• I think the tone of the series is lighthearted because of the medium. This isn’t an investigative piece about the spending habits of people. Besides, though they might laugh about it in the article, you never know what insights they gained from it.

      I’d also like to say that no one has the right to judge what other people spend the money they earned if it doesn’t affect anyone else. That oatmeal isn’t hurting anyone, is it?

      • Natasha

        I think everyone here has got a valid point! I think, for me, these money diaries as they are are fun reads. It’s always interesting to see how other people live. But they could be more than just fun reads; they could be opportunities to dig a little deeper into our relationships with money, to learn more about ourselves and sketch out ways to change our habits for the better. Whether better = spending less on ‘frivolous things’ or spending more on making yourself happy, that’s not for us to judge, as you rightly say. But I guess what I’m trying to say is a little more analysis in these posts could make them even better!

        • I agree! It definitely could open a door to a bigger discussion. Maybe it would be nice as a summary/discussion like the round table. I admit that that isn’t quite my expectation of MR, but as of late because of the more in depth discussions the site has been having – whether it is about race, gender, mental health, etc. – it begins to set the expectation that everything will come with a deeper analysis. I think this is a side-effect of the readers, such as myself, having a harder time differentiating what the MR team had in mind with a piece.

          Something I’d also like to point out is that Harling’s total wasn’t the most expensive one. So I wonder why it has received more scrutiny. I think the things she spent it on are what become bothersome to many. Things like matcha lattes and oatmeal are considered “extravagances”, whereas Amelia’s spends (her total was $200+ more) were centered around transportation for the most part (aside from the eyelash appt). Sorry for the ramble haha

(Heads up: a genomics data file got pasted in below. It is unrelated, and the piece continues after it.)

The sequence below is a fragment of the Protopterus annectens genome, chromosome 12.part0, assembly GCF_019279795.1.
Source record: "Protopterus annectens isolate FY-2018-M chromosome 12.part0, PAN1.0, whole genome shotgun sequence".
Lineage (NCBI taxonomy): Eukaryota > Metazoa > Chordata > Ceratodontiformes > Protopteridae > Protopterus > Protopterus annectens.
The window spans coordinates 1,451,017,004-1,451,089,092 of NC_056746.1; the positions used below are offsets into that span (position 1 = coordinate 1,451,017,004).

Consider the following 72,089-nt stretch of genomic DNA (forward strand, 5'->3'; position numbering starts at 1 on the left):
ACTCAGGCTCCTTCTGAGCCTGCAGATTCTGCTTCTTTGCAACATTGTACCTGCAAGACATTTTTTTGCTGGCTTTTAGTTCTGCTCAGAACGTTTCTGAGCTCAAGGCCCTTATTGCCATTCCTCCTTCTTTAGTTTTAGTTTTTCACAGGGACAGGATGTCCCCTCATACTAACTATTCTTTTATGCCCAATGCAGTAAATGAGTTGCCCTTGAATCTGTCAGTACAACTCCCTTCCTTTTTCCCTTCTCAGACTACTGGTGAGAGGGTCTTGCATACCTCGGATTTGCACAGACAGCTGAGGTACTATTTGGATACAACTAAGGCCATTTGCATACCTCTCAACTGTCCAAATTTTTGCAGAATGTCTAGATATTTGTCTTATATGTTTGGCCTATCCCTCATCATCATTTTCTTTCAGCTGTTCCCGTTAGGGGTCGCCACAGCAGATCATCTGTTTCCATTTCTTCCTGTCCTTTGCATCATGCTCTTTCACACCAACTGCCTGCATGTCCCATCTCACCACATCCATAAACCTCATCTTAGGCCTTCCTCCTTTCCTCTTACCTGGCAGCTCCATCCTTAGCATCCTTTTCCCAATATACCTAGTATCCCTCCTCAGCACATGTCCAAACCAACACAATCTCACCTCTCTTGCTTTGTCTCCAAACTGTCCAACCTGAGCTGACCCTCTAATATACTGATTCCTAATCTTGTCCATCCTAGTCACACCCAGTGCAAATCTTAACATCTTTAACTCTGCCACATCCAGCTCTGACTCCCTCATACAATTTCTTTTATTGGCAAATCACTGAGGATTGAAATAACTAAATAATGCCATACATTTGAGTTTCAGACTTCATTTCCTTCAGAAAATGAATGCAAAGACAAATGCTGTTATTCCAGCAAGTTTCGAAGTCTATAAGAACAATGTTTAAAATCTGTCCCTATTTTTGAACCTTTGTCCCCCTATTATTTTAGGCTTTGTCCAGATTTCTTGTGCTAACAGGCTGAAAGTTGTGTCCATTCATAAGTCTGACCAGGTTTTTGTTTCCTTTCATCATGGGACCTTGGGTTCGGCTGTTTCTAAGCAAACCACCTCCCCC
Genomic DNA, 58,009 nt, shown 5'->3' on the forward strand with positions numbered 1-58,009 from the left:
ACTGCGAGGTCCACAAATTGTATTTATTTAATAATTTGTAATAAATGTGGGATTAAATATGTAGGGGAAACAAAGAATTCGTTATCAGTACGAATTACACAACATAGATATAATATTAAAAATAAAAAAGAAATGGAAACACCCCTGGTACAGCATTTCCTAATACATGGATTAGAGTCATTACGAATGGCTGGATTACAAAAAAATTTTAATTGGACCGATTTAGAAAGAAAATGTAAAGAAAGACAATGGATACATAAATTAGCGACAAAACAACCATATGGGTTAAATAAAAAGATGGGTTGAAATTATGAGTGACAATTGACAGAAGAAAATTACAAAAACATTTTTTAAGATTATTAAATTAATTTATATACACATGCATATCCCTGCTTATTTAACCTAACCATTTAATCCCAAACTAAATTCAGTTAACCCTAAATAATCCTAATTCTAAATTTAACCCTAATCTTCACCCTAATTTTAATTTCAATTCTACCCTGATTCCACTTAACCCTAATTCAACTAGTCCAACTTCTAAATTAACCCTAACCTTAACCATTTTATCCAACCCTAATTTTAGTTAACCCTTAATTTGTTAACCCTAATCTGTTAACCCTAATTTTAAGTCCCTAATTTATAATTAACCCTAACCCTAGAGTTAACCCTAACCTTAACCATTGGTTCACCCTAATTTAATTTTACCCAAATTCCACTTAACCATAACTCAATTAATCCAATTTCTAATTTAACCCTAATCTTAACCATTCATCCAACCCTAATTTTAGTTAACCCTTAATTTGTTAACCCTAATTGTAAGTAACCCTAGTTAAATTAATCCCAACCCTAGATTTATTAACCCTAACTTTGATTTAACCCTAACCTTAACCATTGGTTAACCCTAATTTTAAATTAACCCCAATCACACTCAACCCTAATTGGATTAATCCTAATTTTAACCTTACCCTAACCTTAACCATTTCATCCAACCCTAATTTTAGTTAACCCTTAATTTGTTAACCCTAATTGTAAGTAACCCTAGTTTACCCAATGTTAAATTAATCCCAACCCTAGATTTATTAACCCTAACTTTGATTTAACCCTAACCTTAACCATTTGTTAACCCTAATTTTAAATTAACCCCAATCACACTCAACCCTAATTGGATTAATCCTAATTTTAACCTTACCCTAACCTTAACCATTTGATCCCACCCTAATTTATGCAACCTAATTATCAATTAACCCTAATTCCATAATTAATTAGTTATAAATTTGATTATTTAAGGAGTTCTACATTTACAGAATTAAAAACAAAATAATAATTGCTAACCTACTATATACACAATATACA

• Natasha

            Haha no worries rambling is always welcome here! and I don’t think Harling’s money diary is ‘bad’ in any way! I think it’s probably more that we’ve seen quite a few of these now and some people are starting to wonder, beyond the novelty of it, what else we are learning from these articles. But you are right, deeper analysis isn’t per se needed for everything. Sometimes presenting something, sharing a story, is enough.

            I think it would be a GREAT idea to have an MR Round Table about these money diaries at some point though!

          • That would be! Especially since Man Repeller is also largely around fashion and how we use it to represent ourselves, it would be really interesting (and perhaps a welcomed challenge by the team) to create equally unique outfits on a smaller budget. Maybe it could be a great way of telling people that another part of the ethos of being a man repeller is that you can do it in any budget, too.

          • Senka

            I agree completely. I know that to some people it sounds too much, and too waistful, but, what they keep forgeting us that it’s not a show off piece of writing. Girl spends money on food and beverage, healthy ones at it. Those things are expensive (I know, because I treid and failed many times to eat, clean, raw, vegan, but could never persist, *I’m Balkan) but they may be the best was to invest in yourself other than actual physical workout. I don’t manage to do either, but have respect for people who manage to stick to it. By keeping your health through nutrition, you save money you’d spend on healthcare in a way.
            I don’t live in the US, let alone New york, and don’t make as much money, but my spending isn’t much less if I compare prices and income. I spend around 150 euros. Which in country with average 400-600 euros income isn’t a little. I spend it on bills, food and transportation, and occasional impulse purchase. I spend too much, but I work for that money, and it’s mine to spend anyway I want/can. So see. I’m by no means privileged, rich, or american, but understand where and how that money goes.